2011 Our Goals
To provide a “Learn To Do By Doing” experience.
To share the value of a clear Head, loyal Heart, serving Hands and better Health with youth, volunteers and communities across Ontario.
The 4-H Pledge:
I pledge my Head to clearer thinking,
my Heart to greater loyalty,
my Hands to larger service and
my Health to better living
for my club, my community and my country.
The core of 4-H activities happens at the “local” or “club” level. 4-H Ontario strategic focus is on resource development, support for regional activities, creating and delivering inclusive and diverse provincial programming, allowing the 4-H experience to organically allow Members to have emotional connections to learning, along with building and sustaining friendships. Programs run should have recognition and be held in high esteem locally, provincially and nationally. Member experiences through their life cycle with 4-H Ontario should allow them to retain a sense of pride in 4-H, and create word of mouth engagement above all other marketing efforts the organization could possibly develop.
4-H Ontario can look to the next three years in terms of the “big picture” as well as each and every Volunteer’s experience – from their first encounter with 4-H to their 40th year of service award. Volunteer training, recognition, support and new resources fuel a vibrant 4-H community. Future efforts can focus on creating family volunteer opportunities. Creating opportunities for communities (i.e. neighbourhoods, schools, municipalities, post-secondary institutions) as a whole to embrace 4-H Ontario in new ways will allow an expansion of awareness, engagement and participation.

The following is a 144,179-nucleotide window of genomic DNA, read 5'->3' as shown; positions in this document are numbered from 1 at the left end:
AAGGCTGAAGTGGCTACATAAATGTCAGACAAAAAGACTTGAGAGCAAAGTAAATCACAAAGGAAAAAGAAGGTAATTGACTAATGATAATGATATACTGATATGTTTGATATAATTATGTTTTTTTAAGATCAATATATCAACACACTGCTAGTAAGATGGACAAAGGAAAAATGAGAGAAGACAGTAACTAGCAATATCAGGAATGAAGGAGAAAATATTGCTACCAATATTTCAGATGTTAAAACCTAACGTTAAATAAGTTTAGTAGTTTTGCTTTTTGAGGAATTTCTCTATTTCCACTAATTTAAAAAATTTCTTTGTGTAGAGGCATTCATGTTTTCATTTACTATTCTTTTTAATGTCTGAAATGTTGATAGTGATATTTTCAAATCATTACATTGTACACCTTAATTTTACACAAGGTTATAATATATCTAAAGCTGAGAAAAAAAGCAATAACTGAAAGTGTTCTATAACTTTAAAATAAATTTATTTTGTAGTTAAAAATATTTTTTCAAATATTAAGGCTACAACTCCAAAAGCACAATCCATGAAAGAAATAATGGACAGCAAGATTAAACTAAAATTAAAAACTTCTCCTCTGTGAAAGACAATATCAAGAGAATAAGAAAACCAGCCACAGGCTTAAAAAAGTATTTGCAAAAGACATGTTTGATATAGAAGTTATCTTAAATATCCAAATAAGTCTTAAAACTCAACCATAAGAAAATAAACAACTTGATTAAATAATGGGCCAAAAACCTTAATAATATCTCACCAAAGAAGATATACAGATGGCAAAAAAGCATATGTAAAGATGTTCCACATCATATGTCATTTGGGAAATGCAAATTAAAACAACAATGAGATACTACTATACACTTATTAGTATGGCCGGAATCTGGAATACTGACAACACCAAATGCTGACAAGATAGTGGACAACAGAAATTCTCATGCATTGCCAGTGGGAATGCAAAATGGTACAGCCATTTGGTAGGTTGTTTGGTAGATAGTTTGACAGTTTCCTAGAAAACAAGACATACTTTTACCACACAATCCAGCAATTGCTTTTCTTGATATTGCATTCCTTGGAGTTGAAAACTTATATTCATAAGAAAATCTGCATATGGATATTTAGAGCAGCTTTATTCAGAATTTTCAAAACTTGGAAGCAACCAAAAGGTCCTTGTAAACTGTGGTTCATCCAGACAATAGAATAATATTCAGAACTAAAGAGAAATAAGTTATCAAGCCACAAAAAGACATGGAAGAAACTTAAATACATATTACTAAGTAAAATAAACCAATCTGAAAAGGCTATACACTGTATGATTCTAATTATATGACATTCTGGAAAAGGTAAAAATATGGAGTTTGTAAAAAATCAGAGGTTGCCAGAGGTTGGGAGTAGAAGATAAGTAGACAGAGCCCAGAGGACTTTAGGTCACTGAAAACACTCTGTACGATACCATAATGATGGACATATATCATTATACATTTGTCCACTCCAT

4-H Ontario recognizes the fundamental truth of not-for-profit sustainability: along with growth of a contingency fund, is the need for diversification of support. Best practices prove over time revenue should be divided essentially in thirds. The current budget of approximately half of 4-H Ontario’s revenue stream from one source is a cause for action. Should one source become unstable, the organization does not fall.
4-H Ontario currently markets opportunities for engagement to those who are most likely individuals or populations who are already familiar with 4-H. Ensuring all communications are accessible to the “outsider” – the youth or potential Volunteer whom knows nothing about 4-H, will allow 4-H to be visible and accessible when compared to competitors. This strategy will allow the public to see clearly the 4-H difference. Within the 4-H “family”, those already aware and connected, a commitment to transparency and inclusivity, while showcasing their own accomplishments and mirroring 4-H values will ensure current Members and Volunteers “see themselves? in all provincial communications.